Branding the office can introduce people to – and get them excited about – the mission of the organization. This can be designed to be literal or abstract, implied or overt, infused throughout, immersive, interactive, engaging or passive.

The point is to feel the brand and organization’s values in the space so that people get it by osmosis from being there. This shared download of the brand creates synergy between enterprise and colleagues and can lead to higher performance.

Confidential Client, Seattle. Photography © Alex Gruner.

Cultural Reflection

PwC’s Remote Work Survey finds that a goal of US executives is to make visits to the office an experience that enhances relationships and the company culture. Most executives (65%) believe the office is “very important” to increasing employee productivity, while over half also consider the office very important for enabling the company culture.

Workplaces should ensure that people feel they are reflected both individually and as a team in the space. EGD integrations encourage participation and allow people to have a meaningful impact on their space.

Use screens, walls, and shelves to communicate, work, and show personality. Ensure that the tone and style of messaging is appropriate and authentic. Most of all, make sure the office is an accurate reflection of the organization and the people who bring it to life.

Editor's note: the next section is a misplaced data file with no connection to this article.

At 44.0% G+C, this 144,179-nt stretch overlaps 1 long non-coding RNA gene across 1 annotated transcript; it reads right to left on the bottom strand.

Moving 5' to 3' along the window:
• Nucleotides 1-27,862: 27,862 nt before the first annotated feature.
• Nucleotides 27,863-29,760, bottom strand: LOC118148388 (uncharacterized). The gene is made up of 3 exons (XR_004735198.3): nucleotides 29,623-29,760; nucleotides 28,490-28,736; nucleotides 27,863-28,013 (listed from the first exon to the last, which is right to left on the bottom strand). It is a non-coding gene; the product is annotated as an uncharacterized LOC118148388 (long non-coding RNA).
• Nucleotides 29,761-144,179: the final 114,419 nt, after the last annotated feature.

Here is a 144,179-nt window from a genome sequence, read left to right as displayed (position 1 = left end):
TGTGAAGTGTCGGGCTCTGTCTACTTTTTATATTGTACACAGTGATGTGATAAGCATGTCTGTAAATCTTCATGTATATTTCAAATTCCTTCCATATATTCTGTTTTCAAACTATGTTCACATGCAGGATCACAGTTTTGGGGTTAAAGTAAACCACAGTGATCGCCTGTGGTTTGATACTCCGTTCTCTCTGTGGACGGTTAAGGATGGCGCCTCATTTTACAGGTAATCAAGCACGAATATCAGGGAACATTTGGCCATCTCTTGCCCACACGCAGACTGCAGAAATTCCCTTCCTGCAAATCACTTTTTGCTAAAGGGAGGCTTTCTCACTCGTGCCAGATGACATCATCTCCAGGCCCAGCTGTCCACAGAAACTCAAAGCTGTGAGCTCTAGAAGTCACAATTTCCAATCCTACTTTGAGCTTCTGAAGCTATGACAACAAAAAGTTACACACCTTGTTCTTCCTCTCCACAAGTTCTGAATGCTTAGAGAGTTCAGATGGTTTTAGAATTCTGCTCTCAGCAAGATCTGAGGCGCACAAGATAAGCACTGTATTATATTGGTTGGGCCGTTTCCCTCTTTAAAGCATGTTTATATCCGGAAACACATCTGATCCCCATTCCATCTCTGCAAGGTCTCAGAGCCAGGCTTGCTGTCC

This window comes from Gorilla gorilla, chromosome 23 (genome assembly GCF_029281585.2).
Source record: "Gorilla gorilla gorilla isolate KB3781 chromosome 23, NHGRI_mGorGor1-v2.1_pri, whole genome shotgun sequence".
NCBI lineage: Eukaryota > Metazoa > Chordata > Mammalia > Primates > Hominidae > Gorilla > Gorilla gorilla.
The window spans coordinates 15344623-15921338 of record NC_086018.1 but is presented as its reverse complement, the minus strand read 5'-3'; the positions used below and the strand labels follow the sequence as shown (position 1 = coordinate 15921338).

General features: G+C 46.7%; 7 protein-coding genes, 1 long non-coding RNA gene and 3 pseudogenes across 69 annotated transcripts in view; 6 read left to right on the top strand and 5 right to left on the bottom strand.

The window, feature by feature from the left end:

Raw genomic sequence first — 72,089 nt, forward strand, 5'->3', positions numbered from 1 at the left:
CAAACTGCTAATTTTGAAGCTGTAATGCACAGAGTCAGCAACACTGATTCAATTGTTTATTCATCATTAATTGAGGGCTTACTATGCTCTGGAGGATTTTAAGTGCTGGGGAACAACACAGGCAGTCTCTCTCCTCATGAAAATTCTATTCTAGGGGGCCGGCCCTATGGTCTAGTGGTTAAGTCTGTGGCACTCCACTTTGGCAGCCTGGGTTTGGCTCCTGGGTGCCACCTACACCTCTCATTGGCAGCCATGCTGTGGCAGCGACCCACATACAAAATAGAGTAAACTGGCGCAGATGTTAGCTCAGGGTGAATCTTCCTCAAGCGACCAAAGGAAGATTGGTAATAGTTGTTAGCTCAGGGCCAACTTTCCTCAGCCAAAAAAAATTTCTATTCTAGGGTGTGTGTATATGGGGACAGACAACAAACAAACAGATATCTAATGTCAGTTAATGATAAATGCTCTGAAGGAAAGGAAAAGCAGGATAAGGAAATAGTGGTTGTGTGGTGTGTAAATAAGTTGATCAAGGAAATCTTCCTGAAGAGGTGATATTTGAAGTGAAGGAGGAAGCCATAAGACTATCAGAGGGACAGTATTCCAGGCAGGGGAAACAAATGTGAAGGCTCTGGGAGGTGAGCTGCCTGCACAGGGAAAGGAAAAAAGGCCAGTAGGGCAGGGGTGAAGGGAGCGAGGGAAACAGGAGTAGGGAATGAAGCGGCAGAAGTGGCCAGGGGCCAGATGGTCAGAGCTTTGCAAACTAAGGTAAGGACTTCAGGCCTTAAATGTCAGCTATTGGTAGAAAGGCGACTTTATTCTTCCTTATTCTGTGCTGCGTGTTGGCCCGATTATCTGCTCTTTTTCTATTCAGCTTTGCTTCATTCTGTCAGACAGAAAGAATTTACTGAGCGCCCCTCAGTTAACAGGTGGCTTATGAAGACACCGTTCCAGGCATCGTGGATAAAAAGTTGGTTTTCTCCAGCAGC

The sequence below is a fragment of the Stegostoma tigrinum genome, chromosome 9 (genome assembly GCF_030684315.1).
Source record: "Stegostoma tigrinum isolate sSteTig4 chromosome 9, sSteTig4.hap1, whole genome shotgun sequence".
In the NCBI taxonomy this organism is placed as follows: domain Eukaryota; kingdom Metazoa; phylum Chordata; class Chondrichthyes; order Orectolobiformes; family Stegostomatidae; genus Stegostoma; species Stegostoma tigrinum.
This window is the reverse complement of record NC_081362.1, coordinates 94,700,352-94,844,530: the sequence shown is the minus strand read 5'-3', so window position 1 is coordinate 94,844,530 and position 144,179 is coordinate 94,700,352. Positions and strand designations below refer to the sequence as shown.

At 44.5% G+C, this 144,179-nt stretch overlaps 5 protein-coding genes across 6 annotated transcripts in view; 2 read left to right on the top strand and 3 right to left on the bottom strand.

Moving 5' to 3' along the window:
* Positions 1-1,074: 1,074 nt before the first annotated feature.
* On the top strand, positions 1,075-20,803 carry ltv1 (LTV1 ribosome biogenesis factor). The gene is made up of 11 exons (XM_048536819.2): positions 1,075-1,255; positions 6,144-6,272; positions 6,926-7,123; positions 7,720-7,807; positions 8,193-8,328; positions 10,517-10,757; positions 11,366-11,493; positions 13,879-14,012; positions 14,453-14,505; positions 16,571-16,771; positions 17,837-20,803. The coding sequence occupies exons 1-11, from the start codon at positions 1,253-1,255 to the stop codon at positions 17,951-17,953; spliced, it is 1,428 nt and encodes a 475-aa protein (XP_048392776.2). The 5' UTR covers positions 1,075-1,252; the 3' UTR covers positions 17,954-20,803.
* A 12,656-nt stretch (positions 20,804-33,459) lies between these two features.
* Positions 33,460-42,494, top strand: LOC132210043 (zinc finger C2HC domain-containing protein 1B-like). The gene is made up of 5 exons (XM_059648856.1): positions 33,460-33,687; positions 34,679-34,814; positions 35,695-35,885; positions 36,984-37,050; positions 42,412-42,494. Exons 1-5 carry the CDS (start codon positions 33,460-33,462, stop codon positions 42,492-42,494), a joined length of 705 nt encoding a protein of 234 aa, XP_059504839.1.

Zebra, Austin. Photography © Peter Molick.
Confidential Client, Cape Town. Photography © Adam Letch.


Over a year into the pandemic, the majority of American workers (68%) say that having the ability to work both remotely and at the office is the ideal workplace model. How can organizations repurpose their physical space to be a productive, engaging cultural experience? Our response: make it a brand experience. The office is not disappearing, it’s just evolving into something more meaningful for employees’ lives. A place where both the individual and the collective can thrive.

Julie Maggos, SEGD, LEED AP

Senior Director of Experiential Design

Julie Maggos is a seasoned experiential design professional with a degree in graphic design. It was during her first job at an architectural firm that she discovered the world of “Environmental Design” and the rest is history. As Senior Director of Experiential Design at IA Interior Architects, Julie helps organizations convey their message, share their story, and engage their users within their spaces. She is responsible for defining their desired experience by planning and executing visual design solutions appropriate to context. Julie is passionate about mentoring and growing the next generation of designers and leaders within the experiential design field.